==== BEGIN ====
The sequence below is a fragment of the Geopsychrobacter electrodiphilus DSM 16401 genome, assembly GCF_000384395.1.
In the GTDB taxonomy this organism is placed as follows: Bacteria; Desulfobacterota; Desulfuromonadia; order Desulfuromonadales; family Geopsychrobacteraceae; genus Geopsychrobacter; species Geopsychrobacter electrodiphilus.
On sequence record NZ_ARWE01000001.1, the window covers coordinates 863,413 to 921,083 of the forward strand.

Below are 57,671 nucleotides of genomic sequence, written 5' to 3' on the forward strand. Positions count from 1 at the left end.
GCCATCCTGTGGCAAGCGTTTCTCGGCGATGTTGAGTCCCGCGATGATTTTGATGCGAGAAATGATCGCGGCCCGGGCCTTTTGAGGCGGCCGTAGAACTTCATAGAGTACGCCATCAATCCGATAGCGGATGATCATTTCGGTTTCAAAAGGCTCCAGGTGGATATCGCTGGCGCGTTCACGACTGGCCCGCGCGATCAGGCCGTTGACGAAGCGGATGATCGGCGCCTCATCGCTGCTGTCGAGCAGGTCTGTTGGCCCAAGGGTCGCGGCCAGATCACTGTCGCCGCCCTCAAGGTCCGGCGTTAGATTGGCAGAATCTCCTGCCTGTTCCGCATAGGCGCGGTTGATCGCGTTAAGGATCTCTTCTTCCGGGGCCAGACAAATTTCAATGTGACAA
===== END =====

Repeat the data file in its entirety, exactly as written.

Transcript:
The sequence below is a fragment of the Geopsychrobacter electrodiphilus DSM 16401 genome, assembly GCF_000384395.1.
In the GTDB taxonomy this organism is placed as follows: Bacteria; Desulfobacterota; Desulfuromonadia; order Desulfuromonadales; family Geopsychrobacteraceae; genus Geopsychrobacter; species Geopsychrobacter electrodiphilus.
On sequence record NZ_ARWE01000001.1, the window covers coordinates 863,413 to 921,083 of the forward strand.

Below are 57,671 nucleotides of genomic sequence, written 5' to 3' on the forward strand. Positions count from 1 at the left end.
GCCATCCTGTGGCAAGCGTTTCTCGGCGATGTTGAGTCCCGCGATGATTTTGATGCGAGAAATGATCGCGGCCCGGGCCTTTTGAGGCGGCCGTAGAACTTCATAGAGTACGCCATCAATCCGATAGCGGATGATCATTTCGGTTTCAAAAGGCTCCAGGTGGATATCGCTGGCGCGTTCACGACTGGCCCGCGCGATCAGGCCGTTGACGAAGCGGATGATCGGCGCCTCATCGCTGCTGTCGAGCAGGTCTGTTGGCCCAAGGGTCGCGGCCAGATCACTGTCGCCGCCCTCAAGGTCCGGCGTTAGATTGGCAGAATCTCCTGCCTGTTCCGCATAGGCGCGGTTGATCGCGTTAAGGATCTCTTCTTCCGGGGCCAGACAAATTTCAATGTGACAA